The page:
Arabella has just celebrated her 19th birthday. While this was not a birthday carrying the weight of other milestone birthdays like an 18th or 21st, it still had huge significance to Arabella who was keen to ensure the date didn’t slip by without a loud splash.
We booked a clubhouse on Balmoral Beach that has glass doors that slide away leading to a balcony overlooking one of Sydney’s best views. On Saturday night 40 of the ‘young and hip’ crowd gathered to celebrate. It was a drinks party with pass-around food and of course, a cake.
In order to keep the costs under control we chose to self-cater which means the kitchen is locked off so you can’t do any cooking on-site or any re-heating. Not a problem! I made three different vegan dips that were served with gluten-free crackers then I dialed the number of a gourmet pizza company that delivered two dozen pizzas halfway through the night.
Our little Alfie didn’t want to miss the occasion and not knowing what else to do with him, we brought him along. He is not at his best when given nothing to do so I said to him, ‘Alfie; you’re the barman’. And his eyes lit up as he just loves responsibility and with a big brother and sister he also likes to feel important and that he’s included in events and not just a hanger-on. He snapped to attention and ran behind the bar. I showed him how to open champagne bottles and beer bottles and twist tops and how to pour beverages without them frothing and foaming and spilling over. He was in overload and I’m sure he probably loved this party more than the birthday girl.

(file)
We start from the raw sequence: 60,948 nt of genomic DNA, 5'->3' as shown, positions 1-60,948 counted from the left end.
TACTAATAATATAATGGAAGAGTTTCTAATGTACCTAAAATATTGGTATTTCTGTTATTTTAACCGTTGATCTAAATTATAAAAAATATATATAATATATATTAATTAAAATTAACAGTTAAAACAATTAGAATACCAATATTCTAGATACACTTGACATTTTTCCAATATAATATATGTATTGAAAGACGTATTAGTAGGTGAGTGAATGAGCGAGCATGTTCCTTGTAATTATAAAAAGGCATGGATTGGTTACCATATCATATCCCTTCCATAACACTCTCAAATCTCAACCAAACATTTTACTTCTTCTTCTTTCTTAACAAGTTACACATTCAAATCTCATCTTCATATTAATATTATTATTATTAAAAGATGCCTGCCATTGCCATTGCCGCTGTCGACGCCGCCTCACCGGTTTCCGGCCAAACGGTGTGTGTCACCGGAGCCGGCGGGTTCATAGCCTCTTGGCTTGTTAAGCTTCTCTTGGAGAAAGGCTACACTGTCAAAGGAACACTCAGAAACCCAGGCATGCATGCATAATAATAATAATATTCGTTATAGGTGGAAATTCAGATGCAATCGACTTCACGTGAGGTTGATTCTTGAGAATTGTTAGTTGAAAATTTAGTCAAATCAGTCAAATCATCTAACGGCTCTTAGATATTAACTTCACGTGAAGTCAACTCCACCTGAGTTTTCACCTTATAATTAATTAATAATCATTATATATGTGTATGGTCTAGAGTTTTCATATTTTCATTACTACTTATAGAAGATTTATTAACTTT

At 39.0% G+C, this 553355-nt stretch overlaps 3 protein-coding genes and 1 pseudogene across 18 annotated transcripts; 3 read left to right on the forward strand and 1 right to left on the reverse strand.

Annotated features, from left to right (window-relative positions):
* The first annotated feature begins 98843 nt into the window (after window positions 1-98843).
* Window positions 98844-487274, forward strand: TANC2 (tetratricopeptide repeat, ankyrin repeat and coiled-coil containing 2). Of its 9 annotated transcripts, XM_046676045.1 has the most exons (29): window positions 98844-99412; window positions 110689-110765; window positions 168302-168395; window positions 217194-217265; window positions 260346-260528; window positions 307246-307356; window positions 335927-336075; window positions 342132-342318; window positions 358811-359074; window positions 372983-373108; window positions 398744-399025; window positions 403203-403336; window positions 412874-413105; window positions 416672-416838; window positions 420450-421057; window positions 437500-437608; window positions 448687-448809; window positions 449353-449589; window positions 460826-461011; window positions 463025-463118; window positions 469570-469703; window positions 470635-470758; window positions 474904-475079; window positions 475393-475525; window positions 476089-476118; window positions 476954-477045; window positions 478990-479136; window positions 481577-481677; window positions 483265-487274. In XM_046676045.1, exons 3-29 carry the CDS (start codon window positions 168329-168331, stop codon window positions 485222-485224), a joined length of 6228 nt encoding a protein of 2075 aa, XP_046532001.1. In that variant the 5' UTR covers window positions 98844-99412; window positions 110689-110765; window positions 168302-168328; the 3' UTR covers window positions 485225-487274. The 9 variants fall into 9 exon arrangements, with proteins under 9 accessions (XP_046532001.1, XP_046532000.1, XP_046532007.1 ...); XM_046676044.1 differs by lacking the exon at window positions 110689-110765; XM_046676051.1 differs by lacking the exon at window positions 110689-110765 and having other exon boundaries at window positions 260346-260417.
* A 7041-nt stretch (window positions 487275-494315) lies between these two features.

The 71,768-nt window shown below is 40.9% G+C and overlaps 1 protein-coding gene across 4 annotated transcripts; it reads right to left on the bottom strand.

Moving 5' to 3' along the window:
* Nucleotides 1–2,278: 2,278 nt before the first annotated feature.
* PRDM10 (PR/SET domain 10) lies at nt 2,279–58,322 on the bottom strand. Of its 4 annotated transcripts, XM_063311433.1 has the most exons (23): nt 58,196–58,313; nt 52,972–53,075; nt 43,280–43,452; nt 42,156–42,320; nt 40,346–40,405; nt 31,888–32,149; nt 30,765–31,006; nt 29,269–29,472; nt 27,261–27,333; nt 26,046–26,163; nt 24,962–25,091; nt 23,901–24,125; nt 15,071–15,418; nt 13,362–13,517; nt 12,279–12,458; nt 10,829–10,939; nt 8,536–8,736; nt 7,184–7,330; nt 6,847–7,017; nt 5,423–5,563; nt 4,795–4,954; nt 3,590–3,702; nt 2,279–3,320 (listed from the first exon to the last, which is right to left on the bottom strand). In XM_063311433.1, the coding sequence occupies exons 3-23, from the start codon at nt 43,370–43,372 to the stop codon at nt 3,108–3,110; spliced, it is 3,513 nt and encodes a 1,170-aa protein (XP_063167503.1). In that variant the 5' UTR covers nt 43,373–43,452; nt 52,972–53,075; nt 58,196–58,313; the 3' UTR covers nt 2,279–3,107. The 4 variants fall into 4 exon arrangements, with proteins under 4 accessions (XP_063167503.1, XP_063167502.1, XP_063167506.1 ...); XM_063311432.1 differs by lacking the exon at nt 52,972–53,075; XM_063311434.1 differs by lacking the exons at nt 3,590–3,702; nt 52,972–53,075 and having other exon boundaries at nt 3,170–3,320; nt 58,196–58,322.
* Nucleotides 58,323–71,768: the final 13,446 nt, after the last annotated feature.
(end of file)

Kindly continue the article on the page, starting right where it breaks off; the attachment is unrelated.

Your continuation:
The crowd kept the barman very busy; in fact he was on his feet the entire night. But not only does Alfie like to be involved, he also seizes on opportunities. Early on there was a lull in activity and he took a serviette and a pen from my handbag and wrote on it, ‘Tips’. He put it at the front of the bar with a plastic cup on top of it and before the night was over he’d made $48.80 in tips. Nice work if you can get it!
I asked Arabella what cake she would like for her party. She said, ‘Can you make a Vodka bottle?’ And I was sure that I couldn’t. She said, ‘A Vodka O bottle, mum; that would be so much fun’. Yes. So much fun if you don’t have to make it.